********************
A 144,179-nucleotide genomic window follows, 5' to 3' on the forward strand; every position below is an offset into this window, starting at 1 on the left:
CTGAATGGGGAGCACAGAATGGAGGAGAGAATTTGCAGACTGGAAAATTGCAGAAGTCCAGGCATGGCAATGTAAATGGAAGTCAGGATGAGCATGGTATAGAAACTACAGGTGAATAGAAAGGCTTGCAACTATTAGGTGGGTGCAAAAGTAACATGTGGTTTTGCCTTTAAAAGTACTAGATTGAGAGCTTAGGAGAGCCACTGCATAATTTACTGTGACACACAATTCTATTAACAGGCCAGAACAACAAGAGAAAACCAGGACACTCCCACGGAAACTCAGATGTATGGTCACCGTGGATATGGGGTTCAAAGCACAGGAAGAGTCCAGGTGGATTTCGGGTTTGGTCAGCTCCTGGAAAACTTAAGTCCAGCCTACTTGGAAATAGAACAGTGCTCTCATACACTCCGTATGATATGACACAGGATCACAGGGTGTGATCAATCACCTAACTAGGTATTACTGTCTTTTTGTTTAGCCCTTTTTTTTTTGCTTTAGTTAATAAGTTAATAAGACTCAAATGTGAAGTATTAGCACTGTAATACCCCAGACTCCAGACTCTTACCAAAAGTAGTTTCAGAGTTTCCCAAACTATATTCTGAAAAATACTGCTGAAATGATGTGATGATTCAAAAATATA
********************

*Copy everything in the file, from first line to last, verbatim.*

A 144,179-nucleotide genomic window follows, 5' to 3' on the forward strand; every position below is an offset into this window, starting at 1 on the left:
CTGAATGGGGAGCACAGAATGGAGGAGAGAATTTGCAGACTGGAAAATTGCAGAAGTCCAGGCATGGCAATGTAAATGGAAGTCAGGATGAGCATGGTATAGAAACTACAGGTGAATAGAAAGGCTTGCAACTATTAGGTGGGTGCAAAAGTAACATGTGGTTTTGCCTTTAAAAGTACTAGATTGAGAGCTTAGGAGAGCCACTGCATAATTTACTGTGACACACAATTCTATTAACAGGCCAGAACAACAAGAGAAAACCAGGACACTCCCACGGAAACTCAGATGTATGGTCACCGTGGATATGGGGTTCAAAGCACAGGAAGAGTCCAGGTGGATTTCGGGTTTGGTCAGCTCCTGGAAAACTTAAGTCCAGCCTACTTGGAAATAGAACAGTGCTCTCATACACTCCGTATGATATGACACAGGATCACAGGGTGTGATCAATCACCTAACTAGGTATTACTGTCTTTTTGTTTAGCCCTTTTTTTTTTGCTTTAGTTAATAAGTTAATAAGACTCAAATGTGAAGTATTAGCACTGTAATACCCCAGACTCCAGACTCTTACCAAAAGTAGTTTCAGAGTTTCCCAAACTATATTCTGAAAAATACTGCTGAAATGATGTGATGATTCAAAAATATA